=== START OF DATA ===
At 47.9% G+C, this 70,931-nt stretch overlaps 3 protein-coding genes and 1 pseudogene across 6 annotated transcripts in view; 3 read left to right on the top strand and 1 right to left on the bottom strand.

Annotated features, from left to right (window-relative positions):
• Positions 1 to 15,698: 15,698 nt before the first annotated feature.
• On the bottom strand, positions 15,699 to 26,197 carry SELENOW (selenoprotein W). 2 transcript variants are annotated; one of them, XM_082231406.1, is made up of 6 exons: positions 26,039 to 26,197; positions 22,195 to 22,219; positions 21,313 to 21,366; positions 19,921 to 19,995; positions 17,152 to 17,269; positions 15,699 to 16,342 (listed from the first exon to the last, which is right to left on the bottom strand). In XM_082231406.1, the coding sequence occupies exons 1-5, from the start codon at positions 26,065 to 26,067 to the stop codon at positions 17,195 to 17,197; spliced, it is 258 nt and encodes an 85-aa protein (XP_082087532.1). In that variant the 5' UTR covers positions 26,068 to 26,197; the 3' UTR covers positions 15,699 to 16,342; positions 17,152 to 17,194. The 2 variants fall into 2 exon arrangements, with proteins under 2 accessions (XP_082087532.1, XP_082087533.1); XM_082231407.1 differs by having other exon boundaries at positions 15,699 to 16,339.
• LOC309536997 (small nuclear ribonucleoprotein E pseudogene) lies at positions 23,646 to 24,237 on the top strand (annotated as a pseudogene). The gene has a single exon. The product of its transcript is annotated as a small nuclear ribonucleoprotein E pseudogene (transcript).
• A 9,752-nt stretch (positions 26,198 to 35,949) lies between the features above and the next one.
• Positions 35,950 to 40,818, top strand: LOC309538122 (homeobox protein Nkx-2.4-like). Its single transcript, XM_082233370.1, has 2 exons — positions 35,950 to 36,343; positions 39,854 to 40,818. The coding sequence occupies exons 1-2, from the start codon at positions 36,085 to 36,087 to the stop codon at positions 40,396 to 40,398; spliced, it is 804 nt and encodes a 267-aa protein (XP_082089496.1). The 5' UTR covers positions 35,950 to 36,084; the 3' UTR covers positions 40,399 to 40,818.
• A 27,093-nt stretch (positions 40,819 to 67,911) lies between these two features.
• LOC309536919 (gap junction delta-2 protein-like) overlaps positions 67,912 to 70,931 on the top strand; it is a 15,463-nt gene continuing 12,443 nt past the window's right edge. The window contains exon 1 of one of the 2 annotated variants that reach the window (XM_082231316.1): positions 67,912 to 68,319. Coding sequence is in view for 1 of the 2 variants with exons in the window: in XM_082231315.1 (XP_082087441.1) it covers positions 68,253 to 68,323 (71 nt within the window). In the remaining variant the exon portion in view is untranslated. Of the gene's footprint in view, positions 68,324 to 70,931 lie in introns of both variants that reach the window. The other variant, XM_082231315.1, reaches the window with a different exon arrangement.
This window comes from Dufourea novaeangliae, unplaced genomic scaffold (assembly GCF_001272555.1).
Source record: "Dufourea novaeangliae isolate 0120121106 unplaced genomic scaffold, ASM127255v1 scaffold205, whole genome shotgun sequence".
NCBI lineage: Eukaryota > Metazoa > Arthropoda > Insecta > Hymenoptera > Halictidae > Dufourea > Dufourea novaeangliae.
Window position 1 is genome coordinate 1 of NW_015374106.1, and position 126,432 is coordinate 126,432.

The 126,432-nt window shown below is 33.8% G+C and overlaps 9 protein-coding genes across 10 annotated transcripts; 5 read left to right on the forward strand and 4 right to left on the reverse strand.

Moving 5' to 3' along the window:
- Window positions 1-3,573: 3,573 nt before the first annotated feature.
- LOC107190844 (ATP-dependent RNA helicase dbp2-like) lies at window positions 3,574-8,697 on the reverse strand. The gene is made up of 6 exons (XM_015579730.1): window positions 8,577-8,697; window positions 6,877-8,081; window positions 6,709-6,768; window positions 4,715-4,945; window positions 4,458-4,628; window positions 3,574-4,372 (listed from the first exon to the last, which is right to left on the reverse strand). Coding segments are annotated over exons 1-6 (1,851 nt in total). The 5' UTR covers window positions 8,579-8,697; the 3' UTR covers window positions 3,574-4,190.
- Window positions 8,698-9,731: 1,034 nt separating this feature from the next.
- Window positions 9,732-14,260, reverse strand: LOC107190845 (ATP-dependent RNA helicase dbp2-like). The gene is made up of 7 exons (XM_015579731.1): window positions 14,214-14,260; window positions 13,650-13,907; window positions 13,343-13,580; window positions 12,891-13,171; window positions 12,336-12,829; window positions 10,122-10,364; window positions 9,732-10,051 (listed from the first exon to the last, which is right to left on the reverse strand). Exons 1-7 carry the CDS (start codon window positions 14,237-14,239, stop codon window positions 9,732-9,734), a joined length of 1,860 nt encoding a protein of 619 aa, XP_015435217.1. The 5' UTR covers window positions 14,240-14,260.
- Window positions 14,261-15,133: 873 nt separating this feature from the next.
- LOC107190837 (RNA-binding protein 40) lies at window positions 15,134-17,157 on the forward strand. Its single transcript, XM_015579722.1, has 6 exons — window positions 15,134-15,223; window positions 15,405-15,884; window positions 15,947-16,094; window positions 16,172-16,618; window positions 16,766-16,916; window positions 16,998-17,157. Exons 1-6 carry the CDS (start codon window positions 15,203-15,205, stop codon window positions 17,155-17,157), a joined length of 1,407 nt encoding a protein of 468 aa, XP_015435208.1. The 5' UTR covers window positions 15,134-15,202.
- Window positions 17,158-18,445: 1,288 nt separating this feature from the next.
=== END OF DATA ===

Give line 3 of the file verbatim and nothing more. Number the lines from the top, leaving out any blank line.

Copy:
• Positions 1 to 15,698: 15,698 nt before the first annotated feature.